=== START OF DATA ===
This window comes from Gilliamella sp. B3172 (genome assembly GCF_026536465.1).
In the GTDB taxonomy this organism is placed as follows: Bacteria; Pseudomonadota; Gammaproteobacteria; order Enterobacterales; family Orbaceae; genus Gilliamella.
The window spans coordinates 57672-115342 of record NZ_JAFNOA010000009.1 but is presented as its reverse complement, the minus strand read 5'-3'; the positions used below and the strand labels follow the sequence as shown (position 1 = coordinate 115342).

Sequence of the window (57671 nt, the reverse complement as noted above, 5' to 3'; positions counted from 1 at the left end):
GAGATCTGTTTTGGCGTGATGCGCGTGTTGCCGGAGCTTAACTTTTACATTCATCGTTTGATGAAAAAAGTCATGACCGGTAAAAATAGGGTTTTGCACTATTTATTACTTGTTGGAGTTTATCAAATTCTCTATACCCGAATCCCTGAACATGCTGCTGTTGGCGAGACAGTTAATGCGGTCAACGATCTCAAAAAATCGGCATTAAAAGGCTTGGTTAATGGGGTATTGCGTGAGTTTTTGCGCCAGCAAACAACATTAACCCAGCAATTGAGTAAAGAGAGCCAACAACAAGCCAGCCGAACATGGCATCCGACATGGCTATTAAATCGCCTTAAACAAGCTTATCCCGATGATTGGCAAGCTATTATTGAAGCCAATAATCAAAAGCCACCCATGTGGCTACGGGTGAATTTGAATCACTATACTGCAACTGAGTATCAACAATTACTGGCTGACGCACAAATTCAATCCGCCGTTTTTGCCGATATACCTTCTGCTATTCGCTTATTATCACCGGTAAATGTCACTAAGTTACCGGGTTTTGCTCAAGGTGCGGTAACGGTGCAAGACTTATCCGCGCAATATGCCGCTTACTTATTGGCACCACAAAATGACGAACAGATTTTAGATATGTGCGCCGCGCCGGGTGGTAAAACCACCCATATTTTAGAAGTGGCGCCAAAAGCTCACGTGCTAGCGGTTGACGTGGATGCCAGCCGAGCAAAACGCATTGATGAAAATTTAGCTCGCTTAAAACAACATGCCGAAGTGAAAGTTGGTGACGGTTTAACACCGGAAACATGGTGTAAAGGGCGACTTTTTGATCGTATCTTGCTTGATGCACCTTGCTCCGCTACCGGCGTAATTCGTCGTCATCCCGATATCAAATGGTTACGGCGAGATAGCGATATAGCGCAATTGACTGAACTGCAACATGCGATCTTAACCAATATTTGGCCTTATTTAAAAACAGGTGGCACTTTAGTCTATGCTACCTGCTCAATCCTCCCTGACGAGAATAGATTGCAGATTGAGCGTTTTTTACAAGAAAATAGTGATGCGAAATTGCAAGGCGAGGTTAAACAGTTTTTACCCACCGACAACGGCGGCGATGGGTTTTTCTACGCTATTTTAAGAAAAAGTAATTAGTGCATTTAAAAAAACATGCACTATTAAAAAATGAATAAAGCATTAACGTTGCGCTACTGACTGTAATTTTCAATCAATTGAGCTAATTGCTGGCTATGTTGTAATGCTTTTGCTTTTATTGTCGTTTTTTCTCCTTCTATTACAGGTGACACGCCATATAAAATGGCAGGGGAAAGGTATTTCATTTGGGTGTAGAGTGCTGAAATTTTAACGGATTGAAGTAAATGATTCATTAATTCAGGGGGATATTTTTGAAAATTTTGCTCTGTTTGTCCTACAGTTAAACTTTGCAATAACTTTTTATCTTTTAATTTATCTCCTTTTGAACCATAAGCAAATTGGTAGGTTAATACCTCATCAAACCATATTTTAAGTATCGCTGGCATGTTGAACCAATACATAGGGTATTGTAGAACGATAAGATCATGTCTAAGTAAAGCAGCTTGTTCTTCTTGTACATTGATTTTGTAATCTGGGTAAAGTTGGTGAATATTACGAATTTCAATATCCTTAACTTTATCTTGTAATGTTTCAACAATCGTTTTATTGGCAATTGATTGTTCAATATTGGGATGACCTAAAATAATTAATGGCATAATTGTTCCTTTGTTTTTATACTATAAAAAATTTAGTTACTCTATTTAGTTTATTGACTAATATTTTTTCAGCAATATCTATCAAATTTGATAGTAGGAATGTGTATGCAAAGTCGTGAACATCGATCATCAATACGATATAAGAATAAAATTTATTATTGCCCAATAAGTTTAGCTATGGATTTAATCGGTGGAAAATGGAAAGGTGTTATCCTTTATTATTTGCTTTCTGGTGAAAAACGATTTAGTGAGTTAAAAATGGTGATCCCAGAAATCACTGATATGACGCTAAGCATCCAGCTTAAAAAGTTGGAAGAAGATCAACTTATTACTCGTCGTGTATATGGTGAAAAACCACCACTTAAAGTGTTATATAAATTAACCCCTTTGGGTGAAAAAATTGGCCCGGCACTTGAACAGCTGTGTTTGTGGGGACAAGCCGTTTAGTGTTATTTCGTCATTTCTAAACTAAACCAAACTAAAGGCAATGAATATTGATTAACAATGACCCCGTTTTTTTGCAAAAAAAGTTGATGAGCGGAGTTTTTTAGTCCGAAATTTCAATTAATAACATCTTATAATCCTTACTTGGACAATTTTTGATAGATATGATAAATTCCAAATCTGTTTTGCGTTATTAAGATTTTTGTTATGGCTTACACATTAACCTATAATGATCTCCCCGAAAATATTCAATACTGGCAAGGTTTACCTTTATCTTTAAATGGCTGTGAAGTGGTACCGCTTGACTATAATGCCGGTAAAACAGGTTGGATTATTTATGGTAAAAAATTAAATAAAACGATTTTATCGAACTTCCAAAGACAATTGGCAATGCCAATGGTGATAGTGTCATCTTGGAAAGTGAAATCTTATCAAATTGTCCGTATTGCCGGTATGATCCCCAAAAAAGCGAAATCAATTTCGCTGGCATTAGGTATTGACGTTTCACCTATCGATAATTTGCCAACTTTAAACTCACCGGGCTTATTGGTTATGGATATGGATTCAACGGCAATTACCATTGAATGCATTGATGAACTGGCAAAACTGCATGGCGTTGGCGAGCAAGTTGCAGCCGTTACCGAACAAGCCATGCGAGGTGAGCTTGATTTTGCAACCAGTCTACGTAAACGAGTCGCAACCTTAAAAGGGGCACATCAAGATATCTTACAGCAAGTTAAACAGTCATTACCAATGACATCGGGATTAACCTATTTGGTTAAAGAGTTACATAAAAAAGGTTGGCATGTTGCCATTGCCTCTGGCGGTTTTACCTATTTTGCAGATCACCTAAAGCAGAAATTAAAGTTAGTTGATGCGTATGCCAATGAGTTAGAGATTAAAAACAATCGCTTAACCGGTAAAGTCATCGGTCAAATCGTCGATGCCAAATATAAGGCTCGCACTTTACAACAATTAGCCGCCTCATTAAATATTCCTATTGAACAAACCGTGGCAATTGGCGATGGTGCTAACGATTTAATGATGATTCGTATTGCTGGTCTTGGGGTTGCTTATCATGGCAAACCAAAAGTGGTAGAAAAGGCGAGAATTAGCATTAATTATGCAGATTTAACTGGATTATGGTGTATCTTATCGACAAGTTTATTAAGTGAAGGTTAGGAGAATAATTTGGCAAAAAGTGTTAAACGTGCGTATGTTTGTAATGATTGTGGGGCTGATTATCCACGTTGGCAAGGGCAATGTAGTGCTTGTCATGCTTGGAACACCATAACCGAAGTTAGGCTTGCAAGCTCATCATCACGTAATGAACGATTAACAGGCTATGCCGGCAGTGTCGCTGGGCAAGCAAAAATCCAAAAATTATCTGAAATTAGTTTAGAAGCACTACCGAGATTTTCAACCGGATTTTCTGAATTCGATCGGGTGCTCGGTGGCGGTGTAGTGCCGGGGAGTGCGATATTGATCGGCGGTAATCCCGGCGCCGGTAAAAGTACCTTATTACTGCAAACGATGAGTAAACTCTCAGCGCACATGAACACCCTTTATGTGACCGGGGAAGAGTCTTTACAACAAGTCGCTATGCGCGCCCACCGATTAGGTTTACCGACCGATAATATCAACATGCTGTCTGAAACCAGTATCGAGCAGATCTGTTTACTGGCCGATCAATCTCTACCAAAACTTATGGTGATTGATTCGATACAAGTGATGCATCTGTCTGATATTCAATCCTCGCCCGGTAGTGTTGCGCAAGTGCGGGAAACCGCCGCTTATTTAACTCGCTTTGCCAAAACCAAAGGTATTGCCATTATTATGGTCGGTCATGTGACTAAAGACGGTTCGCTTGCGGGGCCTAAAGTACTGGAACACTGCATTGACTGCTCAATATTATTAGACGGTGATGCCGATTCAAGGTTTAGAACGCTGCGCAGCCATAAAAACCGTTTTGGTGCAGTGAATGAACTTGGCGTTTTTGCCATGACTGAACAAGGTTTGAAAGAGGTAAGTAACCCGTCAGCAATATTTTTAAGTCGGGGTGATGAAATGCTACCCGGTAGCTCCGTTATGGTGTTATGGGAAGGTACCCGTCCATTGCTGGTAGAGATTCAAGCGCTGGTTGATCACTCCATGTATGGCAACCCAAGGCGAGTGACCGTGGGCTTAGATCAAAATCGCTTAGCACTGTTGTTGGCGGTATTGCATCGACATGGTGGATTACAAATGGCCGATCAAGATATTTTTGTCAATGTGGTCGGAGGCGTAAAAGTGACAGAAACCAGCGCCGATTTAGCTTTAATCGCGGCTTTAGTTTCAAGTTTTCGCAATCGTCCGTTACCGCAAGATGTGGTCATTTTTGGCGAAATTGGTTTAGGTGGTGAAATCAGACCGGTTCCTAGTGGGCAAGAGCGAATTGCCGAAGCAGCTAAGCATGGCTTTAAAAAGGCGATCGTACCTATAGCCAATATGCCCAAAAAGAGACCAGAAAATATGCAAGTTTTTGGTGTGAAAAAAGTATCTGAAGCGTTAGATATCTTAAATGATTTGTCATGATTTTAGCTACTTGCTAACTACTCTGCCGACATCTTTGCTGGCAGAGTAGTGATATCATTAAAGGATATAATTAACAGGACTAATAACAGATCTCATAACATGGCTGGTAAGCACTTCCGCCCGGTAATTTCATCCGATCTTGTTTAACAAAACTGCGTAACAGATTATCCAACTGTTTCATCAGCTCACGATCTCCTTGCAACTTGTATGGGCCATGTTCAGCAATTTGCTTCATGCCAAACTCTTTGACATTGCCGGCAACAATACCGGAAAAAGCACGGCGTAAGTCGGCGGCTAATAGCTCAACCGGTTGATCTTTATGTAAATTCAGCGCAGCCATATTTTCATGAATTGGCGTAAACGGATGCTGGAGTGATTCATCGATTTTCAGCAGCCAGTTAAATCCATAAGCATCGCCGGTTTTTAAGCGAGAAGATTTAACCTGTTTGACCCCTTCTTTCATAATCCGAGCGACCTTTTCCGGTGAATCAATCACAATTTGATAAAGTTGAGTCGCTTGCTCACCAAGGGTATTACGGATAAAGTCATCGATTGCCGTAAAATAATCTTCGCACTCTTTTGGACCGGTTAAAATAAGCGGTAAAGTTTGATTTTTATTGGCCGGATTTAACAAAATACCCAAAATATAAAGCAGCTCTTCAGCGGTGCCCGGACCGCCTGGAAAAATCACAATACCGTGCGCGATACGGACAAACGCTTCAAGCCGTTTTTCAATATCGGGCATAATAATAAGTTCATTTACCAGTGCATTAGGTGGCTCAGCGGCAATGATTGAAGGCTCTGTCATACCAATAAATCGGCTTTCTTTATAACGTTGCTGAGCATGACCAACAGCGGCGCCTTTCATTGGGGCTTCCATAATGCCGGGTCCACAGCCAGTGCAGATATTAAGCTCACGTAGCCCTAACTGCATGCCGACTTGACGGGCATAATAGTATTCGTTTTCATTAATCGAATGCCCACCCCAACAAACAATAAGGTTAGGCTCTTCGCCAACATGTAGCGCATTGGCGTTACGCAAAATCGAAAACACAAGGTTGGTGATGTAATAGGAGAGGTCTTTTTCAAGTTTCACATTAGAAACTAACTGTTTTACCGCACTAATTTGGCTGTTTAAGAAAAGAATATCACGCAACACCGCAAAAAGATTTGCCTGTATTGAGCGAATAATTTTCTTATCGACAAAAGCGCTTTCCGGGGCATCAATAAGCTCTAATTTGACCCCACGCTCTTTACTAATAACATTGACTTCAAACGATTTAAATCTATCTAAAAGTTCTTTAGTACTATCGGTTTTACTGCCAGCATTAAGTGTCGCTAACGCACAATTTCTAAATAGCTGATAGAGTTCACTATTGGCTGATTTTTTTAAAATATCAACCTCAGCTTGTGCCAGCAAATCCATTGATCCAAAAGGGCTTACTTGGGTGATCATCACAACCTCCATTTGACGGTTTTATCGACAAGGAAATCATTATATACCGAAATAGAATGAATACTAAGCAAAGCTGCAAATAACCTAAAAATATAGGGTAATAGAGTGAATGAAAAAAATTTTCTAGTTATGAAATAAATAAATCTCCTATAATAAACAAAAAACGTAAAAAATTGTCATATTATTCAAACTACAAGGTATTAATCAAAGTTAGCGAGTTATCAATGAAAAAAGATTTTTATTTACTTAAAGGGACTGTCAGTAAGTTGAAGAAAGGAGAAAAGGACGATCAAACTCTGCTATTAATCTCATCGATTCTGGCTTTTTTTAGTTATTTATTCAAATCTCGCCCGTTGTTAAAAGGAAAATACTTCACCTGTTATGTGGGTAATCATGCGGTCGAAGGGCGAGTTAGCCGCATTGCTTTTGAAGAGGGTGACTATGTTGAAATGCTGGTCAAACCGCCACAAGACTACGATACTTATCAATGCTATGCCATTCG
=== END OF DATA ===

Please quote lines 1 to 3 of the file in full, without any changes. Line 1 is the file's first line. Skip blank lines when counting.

This window comes from Gilliamella sp. B3172 (genome assembly GCF_026536465.1).
In the GTDB taxonomy this organism is placed as follows: Bacteria; Pseudomonadota; Gammaproteobacteria; order Enterobacterales; family Orbaceae; genus Gilliamella.
The window spans coordinates 57672-115342 of record NZ_JAFNOA010000009.1 but is presented as its reverse complement, the minus strand read 5'-3'; the positions used below and the strand labels follow the sequence as shown (position 1 = coordinate 115342).